A Muslim taxi driver has told of the three trips he made to take concert-goers to safety on the night of the Manchester terror attack.
“There were so many people coming out,” Saf Ismail told CBSNews. “It was like seeing my daughter there.”
Mr Ismail, a Pakistani-Muslim who grew up in the city, said his 15-year-old daughter had meant to attend the Ariana Grande concert, but had changed her mind a few months ago to prepare for her exams.
On the night of the attack Mr Ismail saw the streams of people coming out of the Manchester Arena and ferried as many as he could to safety.
“They weren’t injured but they were crying, shouting, screaming – basically very, very emotional,” he said. “Emotions are running so high it’s like seeing your own flesh and blood walking.”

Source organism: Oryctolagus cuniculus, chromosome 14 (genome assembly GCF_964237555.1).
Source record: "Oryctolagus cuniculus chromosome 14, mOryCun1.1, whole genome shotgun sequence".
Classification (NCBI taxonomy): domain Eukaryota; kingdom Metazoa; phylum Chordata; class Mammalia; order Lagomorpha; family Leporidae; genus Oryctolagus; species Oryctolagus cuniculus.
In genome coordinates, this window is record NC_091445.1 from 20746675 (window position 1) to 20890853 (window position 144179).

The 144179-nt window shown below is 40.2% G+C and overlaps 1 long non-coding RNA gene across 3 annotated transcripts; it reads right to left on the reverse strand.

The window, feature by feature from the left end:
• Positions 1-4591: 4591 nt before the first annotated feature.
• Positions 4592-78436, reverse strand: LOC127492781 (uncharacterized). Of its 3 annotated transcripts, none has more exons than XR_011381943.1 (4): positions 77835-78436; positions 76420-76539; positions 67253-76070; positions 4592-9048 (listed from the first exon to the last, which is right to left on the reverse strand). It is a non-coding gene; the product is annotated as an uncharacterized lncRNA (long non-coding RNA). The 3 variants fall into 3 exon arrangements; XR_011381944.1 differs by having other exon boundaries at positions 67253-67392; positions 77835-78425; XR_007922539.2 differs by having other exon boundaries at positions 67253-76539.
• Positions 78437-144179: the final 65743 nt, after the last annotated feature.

Mr Ismail made three trips and managed to help 24 people with his people carrier.
He dismissed the idea of Manchester being a “no-go zone” and said: “These people are very strong. We have had differences but we get together and we stay together.”
Many people in the city responded to the attack by rushing to help the victims. Taxi drivers turned off their metres and took people home to safety for free. Others offered stranded concert-goers places to stay for the night, and homeless people rushed inside the arena to help the wounded.
Vigils were held across the country for the victims of the attack, with thousands descending on Manchester’s city centre to pay tribute to the 22 people who lost theirs lives and 59 who were injured.
The attacked has been identified as 22-year-old suicide bomber Salman Abedi, a Manchester native of Libyan descent.
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